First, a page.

Letters - 01 January 2016
From Syrian bombing to simplicity and complexity
Like Andrew Hughes Nind (11 December 2015) I, too, believe that there are situations in which the use of physical force is justified. I am, therefore, also not a pacifist in the sense of holding to the principle in all situations. I suspect that, if I had belonged to a different generation, I would have regarded it as my duty to fight Nazism during the second world war.
However, I also believe that the number of occasions in which a military intervention has made a situation safer or more just are extremely few. So, in practically all cases, I abhor the use of violence because of pragmatic considerations rather than the adherence to a principle or testimony.
Further, while I have the deepest respect for those who embrace and bear witness to the pacifist principle, I feel it has little place in a debate such as BBC Radio 4’s Moral Maze (‘Just war and Syria’, 25 November 2015). An allusion to a principle does not constitute an argument unless that principle has been established and agreed by the others in the debate. Where this is not the case, I fear that its rhetorical force may be to create the appearance of naivety.
However, I remain conscious of George Fox’s response to William Penn when he asked his advice about wearing a sword. Fox replied: ‘I advise thee to wear it as long as thou canst.’ I hope I am open to new light on this matter.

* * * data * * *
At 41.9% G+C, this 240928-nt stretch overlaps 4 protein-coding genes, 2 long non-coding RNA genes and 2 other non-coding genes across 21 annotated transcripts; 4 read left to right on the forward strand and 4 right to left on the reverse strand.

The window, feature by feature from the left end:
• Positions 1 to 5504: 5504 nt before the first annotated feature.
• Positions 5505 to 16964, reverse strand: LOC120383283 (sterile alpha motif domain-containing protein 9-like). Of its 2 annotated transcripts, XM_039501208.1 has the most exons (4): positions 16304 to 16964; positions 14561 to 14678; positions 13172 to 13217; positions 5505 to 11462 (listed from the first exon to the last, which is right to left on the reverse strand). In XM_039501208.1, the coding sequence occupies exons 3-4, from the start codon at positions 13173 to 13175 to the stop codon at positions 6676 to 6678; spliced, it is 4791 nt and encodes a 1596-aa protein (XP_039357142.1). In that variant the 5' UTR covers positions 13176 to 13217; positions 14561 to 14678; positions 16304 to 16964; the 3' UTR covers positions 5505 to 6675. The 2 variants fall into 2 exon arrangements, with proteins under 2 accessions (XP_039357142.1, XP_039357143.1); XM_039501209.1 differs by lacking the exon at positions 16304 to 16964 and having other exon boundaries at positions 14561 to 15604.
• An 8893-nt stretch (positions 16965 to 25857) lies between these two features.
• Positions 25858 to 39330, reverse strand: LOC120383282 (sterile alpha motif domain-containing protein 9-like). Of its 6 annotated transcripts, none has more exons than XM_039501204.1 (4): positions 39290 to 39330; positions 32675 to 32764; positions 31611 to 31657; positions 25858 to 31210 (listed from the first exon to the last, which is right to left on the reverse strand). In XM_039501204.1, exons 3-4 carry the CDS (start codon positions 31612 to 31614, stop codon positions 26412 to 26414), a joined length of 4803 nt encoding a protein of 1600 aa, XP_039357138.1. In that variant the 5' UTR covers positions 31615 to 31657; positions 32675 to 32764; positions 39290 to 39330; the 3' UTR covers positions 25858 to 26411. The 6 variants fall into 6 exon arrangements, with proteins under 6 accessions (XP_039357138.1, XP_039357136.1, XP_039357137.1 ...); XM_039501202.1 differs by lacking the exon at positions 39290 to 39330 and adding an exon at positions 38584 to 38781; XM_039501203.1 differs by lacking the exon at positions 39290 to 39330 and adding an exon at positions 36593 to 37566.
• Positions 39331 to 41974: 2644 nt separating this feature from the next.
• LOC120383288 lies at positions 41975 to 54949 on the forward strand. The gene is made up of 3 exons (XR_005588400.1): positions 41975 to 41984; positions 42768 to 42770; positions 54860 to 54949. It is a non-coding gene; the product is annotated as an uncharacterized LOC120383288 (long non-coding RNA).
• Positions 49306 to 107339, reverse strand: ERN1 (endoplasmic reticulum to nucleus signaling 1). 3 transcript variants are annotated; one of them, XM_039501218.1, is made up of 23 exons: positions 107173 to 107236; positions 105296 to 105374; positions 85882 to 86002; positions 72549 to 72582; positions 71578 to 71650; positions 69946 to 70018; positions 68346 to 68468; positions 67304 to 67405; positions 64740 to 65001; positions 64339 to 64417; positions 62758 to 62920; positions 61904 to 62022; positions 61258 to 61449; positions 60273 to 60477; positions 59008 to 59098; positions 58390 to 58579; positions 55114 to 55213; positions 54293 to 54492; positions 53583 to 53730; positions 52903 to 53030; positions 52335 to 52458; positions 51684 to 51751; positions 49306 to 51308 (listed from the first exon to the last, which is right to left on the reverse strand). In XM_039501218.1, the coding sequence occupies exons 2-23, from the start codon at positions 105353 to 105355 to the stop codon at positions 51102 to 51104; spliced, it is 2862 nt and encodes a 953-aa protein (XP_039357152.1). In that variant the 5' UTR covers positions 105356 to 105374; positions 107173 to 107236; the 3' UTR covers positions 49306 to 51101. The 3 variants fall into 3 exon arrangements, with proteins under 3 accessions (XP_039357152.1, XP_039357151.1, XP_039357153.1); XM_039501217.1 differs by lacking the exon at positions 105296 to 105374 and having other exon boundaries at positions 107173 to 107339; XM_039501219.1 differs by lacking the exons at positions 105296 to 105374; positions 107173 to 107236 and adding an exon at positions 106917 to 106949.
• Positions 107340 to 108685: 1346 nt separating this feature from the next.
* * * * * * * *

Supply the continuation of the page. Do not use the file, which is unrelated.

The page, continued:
Andrew Hughes Nind says that he is ‘arguably not a Quaker…’ because he might shoot (if he had a gun) to save innocent victims. He is not, therefore, an absolute pacifist.
Absolutism is arguably something foisted upon us by conscientious objection tribunals. It is a test not generally applied to other moral characteristics. Does a truthful person forfeit the right to strive to be truthful if they can be forced to admit that they might lie to a murderer to save his intended victim? Honesty and pacifism, I submit, are both reasonable and desirable characteristics for an individual to seek to live by.
Truthful people may lie under severe duress, but this does not invalidate truth or imply that the best default is to lie. An honest fear that we might lapse into violence under extreme provocation is not a reason to reject pacifism. And that honest fear should certainly not stop anyone from becoming a Quaker.
T Roger S Wilson
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